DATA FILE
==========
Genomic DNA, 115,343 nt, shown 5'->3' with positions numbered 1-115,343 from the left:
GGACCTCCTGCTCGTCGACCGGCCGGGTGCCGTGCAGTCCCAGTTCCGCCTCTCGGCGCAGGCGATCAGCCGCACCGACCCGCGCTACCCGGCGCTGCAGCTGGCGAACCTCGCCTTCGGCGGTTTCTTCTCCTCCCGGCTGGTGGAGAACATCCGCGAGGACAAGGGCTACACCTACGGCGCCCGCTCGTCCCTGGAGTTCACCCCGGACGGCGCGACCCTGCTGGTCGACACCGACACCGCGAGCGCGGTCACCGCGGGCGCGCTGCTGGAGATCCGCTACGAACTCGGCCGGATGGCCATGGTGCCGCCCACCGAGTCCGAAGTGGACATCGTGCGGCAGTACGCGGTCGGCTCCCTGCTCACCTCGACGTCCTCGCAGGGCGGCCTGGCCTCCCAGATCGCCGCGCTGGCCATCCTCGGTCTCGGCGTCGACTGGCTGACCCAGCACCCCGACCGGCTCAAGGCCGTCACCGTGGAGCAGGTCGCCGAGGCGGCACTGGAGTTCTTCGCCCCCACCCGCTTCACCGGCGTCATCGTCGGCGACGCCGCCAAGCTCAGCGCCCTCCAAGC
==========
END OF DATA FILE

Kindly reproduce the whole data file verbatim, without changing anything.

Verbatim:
Genomic DNA, 115,343 nt, shown 5'->3' with positions numbered 1-115,343 from the left:
GGACCTCCTGCTCGTCGACCGGCCGGGTGCCGTGCAGTCCCAGTTCCGCCTCTCGGCGCAGGCGATCAGCCGCACCGACCCGCGCTACCCGGCGCTGCAGCTGGCGAACCTCGCCTTCGGCGGTTTCTTCTCCTCCCGGCTGGTGGAGAACATCCGCGAGGACAAGGGCTACACCTACGGCGCCCGCTCGTCCCTGGAGTTCACCCCGGACGGCGCGACCCTGCTGGTCGACACCGACACCGCGAGCGCGGTCACCGCGGGCGCGCTGCTGGAGATCCGCTACGAACTCGGCCGGATGGCCATGGTGCCGCCCACCGAGTCCGAAGTGGACATCGTGCGGCAGTACGCGGTCGGCTCCCTGCTCACCTCGACGTCCTCGCAGGGCGGCCTGGCCTCCCAGATCGCCGCGCTGGCCATCCTCGGTCTCGGCGTCGACTGGCTGACCCAGCACCCCGACCGGCTCAAGGCCGTCACCGTGGAGCAGGTCGCCGAGGCGGCACTGGAGTTCTTCGCCCCCACCCGCTTCACCGGCGTCATCGTCGGCGACGCCGCCAAGCTCAGCGCCCTCCAAGC